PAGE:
For this reason I would separate commands that take game time from commands that are "out of game", as it were. Commands like swinging swords should be queued separately, but the commands that manipulate that queue (e.g., clearing all queued commands) should always be processed immediately, so that players can change their mind about future actions that have not yet started.
       
Post is unread #8 May 15, 2009, 1:12 pm
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Conner
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Actually, David, that's why I said what I did. While I'm sure plenty of us would choose not to use wait states like this in our own muds for whatever reasons we choose, and several here would advise against it for various reasons, ultimately it's Trevlyn13's game and his/her decision about what a player is going to be allowed to change their mind about once committed to it. Perhaps he plans his game to be turn-based and allow the players to stack several attacks at the start of their turn then sit back and watch them unfold like the older Fallout series did. Is that wrong? It's his game, and it worked for the Fallout franchise as well as Dungeons & Dragons.. maybe it's not so wrong... as I said, ultimately it's up to him, the only real problem with his doing that would be that players who don't "get it" would complain about the perceived lag, typically rather verbosely and repeatedly long after he tried to explain to them how it worked and that it wasn't actually lag.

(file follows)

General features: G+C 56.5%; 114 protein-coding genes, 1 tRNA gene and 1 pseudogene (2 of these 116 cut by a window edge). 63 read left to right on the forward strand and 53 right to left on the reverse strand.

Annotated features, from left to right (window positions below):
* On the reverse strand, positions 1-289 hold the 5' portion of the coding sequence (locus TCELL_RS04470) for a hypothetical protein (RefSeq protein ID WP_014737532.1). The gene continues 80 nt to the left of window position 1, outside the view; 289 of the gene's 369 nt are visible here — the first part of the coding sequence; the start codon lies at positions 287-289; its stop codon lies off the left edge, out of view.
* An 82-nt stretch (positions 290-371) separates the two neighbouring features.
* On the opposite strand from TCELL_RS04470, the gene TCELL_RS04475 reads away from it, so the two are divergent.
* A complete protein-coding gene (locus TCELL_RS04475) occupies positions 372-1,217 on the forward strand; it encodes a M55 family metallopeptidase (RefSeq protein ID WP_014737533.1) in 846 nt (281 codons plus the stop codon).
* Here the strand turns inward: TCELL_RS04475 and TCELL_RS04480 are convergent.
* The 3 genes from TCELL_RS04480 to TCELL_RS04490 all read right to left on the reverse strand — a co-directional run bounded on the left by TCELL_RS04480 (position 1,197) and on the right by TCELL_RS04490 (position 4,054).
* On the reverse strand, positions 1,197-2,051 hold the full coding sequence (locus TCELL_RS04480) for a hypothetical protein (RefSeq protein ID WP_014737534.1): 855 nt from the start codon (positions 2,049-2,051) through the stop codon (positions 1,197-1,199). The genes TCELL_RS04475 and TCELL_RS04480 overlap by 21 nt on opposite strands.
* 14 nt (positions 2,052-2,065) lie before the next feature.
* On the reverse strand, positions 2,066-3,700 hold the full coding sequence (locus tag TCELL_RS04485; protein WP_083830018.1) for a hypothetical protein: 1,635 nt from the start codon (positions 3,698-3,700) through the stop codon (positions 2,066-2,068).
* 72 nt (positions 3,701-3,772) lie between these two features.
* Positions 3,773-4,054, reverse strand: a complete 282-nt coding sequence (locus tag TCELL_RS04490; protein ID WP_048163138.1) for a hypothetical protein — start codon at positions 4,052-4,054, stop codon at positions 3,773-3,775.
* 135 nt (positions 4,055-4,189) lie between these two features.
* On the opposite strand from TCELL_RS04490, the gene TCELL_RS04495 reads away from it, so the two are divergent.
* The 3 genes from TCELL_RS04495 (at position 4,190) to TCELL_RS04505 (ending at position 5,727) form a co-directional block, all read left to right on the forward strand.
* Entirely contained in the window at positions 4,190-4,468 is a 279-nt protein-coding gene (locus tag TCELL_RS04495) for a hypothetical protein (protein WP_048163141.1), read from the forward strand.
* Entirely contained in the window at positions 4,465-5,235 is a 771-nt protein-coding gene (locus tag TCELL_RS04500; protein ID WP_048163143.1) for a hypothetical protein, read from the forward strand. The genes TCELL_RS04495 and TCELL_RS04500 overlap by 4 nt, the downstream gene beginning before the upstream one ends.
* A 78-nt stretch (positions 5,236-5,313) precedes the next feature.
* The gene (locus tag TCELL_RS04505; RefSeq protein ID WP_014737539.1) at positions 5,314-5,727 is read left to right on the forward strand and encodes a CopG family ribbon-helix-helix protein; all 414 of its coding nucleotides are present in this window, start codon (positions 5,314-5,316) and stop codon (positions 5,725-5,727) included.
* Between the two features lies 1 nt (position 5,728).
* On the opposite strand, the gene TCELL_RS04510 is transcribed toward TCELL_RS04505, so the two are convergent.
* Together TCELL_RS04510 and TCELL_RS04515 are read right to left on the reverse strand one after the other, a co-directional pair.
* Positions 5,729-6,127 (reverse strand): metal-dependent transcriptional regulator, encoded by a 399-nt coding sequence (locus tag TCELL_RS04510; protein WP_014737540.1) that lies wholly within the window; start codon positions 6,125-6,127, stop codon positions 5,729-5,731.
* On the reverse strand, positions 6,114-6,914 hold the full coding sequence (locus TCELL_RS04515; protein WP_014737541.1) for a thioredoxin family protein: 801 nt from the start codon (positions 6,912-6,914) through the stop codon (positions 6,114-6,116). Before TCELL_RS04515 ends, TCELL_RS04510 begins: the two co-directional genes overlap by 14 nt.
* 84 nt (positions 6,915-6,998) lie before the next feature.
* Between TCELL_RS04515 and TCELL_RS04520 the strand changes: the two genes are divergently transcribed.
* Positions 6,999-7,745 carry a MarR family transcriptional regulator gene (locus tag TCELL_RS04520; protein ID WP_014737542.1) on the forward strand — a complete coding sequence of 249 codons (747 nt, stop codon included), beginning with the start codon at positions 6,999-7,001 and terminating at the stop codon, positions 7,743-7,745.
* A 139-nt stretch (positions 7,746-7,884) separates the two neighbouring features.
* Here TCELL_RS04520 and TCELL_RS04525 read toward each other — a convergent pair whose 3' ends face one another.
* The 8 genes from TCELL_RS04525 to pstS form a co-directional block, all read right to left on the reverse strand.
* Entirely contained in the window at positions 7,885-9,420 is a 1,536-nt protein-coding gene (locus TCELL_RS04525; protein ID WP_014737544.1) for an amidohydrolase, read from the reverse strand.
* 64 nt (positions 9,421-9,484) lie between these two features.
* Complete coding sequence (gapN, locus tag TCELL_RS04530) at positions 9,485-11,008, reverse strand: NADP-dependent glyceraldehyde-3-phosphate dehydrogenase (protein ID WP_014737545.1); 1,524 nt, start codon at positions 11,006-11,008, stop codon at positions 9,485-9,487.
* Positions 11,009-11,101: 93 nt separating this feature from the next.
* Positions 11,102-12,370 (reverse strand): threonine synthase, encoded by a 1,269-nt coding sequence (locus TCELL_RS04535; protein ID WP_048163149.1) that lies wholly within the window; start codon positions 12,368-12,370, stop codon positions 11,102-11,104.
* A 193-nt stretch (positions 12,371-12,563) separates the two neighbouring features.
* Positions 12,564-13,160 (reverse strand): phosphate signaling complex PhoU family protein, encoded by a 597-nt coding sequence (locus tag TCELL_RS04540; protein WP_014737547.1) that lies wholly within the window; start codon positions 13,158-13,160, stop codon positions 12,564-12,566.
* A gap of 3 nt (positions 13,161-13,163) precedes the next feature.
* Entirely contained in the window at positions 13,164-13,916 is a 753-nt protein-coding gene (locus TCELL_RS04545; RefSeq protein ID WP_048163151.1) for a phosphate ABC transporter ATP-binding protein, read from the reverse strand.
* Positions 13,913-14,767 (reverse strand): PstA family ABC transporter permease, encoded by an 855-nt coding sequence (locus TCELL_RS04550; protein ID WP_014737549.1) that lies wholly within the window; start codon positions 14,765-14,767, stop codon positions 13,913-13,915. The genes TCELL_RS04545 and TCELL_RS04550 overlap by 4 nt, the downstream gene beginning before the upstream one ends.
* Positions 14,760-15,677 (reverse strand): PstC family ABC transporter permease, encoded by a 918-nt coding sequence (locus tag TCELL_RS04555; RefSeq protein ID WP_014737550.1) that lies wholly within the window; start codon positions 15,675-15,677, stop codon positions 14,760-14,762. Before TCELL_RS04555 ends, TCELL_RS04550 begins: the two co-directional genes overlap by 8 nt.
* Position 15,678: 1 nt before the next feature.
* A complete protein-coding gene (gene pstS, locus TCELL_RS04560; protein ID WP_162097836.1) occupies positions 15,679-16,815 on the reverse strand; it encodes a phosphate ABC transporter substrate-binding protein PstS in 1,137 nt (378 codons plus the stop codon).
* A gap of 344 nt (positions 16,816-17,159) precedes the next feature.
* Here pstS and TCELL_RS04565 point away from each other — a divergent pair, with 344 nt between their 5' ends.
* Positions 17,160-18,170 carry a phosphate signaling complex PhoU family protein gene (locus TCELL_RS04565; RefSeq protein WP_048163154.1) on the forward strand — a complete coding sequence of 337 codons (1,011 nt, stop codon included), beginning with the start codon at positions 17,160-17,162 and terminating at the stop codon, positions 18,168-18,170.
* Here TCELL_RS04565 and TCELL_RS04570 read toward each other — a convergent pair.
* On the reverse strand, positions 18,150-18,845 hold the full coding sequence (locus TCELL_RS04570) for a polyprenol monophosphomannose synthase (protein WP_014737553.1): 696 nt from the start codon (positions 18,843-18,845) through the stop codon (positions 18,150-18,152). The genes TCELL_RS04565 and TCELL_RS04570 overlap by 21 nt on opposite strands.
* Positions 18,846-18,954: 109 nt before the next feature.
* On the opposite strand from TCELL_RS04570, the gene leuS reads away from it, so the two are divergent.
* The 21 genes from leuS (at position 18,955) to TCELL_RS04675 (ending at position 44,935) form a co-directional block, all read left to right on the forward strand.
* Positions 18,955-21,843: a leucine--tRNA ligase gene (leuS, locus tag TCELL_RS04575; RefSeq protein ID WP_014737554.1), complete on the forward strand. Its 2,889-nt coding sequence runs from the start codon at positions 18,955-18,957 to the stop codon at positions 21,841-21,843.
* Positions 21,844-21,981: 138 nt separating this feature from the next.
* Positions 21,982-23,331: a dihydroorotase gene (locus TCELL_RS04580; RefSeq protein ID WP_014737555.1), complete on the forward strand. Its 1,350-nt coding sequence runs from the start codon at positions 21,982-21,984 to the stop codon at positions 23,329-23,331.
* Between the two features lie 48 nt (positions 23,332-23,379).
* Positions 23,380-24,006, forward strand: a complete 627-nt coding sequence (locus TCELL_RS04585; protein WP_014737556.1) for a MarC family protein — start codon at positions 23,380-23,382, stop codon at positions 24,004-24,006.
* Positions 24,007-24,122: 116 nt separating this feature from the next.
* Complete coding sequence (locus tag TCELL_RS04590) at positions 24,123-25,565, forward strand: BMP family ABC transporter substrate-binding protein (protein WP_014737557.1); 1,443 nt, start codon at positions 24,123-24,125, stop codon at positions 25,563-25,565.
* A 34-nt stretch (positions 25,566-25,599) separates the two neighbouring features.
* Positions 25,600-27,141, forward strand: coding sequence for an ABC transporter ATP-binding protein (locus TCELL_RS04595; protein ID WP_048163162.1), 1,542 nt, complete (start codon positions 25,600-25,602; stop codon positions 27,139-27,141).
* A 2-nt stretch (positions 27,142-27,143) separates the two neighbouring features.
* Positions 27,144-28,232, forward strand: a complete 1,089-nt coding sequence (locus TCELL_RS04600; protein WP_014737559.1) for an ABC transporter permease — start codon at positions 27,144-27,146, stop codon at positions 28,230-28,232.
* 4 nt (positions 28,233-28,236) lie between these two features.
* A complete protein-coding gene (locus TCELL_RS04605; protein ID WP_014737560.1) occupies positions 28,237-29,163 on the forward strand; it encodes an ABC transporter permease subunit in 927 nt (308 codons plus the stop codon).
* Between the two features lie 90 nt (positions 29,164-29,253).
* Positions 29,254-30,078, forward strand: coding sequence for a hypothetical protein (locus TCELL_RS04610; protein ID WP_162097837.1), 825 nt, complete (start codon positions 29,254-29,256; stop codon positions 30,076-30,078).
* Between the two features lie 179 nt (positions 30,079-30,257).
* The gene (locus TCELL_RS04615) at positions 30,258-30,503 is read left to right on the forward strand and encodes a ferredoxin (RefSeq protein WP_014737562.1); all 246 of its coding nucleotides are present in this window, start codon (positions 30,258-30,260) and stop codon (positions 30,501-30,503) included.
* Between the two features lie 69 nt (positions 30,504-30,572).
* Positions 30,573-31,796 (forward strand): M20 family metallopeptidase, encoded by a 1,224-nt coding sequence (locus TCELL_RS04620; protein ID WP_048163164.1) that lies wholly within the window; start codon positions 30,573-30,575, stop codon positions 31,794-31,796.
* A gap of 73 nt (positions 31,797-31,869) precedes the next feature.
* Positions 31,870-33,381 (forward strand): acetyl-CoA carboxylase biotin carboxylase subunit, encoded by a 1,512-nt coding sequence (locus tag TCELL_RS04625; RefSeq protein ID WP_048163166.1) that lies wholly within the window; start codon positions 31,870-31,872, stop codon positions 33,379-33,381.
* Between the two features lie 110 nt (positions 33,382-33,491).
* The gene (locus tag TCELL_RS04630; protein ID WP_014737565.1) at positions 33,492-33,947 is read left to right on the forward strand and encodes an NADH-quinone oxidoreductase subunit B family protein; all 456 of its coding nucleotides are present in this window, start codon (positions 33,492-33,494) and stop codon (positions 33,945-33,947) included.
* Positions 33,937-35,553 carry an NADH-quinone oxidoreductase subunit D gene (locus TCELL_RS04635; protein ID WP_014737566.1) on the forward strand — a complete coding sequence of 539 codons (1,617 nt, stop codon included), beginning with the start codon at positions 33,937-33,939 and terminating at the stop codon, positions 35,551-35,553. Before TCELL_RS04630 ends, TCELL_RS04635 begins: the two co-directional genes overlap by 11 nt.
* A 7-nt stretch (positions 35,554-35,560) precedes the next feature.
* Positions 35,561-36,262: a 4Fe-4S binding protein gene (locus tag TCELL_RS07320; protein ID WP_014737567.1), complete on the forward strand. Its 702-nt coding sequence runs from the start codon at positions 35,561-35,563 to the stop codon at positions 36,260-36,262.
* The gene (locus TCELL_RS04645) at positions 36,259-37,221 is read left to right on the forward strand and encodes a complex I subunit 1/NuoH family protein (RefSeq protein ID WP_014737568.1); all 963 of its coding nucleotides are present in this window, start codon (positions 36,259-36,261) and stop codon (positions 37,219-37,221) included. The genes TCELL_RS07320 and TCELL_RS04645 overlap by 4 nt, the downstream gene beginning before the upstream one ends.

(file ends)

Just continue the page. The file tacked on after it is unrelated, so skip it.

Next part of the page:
Post is unread #9 May 15, 2009, 1:54 pm
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David Haley